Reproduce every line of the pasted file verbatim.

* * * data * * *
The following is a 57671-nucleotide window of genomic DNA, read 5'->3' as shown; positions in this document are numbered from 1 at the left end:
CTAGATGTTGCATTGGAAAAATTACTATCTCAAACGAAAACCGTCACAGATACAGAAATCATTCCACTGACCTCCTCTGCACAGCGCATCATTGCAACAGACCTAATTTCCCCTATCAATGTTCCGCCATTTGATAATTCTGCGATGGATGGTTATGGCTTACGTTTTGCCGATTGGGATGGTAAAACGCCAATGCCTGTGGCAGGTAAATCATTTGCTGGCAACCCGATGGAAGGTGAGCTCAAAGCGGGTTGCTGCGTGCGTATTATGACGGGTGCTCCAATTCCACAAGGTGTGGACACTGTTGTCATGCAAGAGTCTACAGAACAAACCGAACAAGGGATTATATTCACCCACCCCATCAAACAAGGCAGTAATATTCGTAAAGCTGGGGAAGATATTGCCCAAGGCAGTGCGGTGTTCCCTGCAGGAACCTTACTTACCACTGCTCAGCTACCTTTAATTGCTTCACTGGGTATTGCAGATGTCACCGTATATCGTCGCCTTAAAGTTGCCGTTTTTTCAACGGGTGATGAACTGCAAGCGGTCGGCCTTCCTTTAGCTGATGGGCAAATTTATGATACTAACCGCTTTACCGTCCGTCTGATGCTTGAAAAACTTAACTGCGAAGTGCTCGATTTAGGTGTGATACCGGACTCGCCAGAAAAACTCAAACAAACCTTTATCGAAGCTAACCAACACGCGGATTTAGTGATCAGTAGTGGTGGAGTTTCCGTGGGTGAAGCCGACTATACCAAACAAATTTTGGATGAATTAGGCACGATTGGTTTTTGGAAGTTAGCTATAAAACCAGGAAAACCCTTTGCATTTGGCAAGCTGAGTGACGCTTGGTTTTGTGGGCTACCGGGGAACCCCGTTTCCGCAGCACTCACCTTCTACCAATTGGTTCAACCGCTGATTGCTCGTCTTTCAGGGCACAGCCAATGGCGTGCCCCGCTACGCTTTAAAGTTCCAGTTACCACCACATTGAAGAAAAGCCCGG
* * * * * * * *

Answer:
The following is a 57671-nucleotide window of genomic DNA, read 5'->3' as shown; positions in this document are numbered from 1 at the left end:
CTAGATGTTGCATTGGAAAAATTACTATCTCAAACGAAAACCGTCACAGATACAGAAATCATTCCACTGACCTCCTCTGCACAGCGCATCATTGCAACAGACCTAATTTCCCCTATCAATGTTCCGCCATTTGATAATTCTGCGATGGATGGTTATGGCTTACGTTTTGCCGATTGGGATGGTAAAACGCCAATGCCTGTGGCAGGTAAATCATTTGCTGGCAACCCGATGGAAGGTGAGCTCAAAGCGGGTTGCTGCGTGCGTATTATGACGGGTGCTCCAATTCCACAAGGTGTGGACACTGTTGTCATGCAAGAGTCTACAGAACAAACCGAACAAGGGATTATATTCACCCACCCCATCAAACAAGGCAGTAATATTCGTAAAGCTGGGGAAGATATTGCCCAAGGCAGTGCGGTGTTCCCTGCAGGAACCTTACTTACCACTGCTCAGCTACCTTTAATTGCTTCACTGGGTATTGCAGATGTCACCGTATATCGTCGCCTTAAAGTTGCCGTTTTTTCAACGGGTGATGAACTGCAAGCGGTCGGCCTTCCTTTAGCTGATGGGCAAATTTATGATACTAACCGCTTTACCGTCCGTCTGATGCTTGAAAAACTTAACTGCGAAGTGCTCGATTTAGGTGTGATACCGGACTCGCCAGAAAAACTCAAACAAACCTTTATCGAAGCTAACCAACACGCGGATTTAGTGATCAGTAGTGGTGGAGTTTCCGTGGGTGAAGCCGACTATACCAAACAAATTTTGGATGAATTAGGCACGATTGGTTTTTGGAAGTTAGCTATAAAACCAGGAAAACCCTTTGCATTTGGCAAGCTGAGTGACGCTTGGTTTTGTGGGCTACCGGGGAACCCCGTTTCCGCAGCACTCACCTTCTACCAATTGGTTCAACCGCTGATTGCTCGTCTTTCAGGGCACAGCCAATGGCGTGCCCCGCTACGCTTTAAAGTTCCAGTTACCACCACATTGAAGAAAAGCCCGG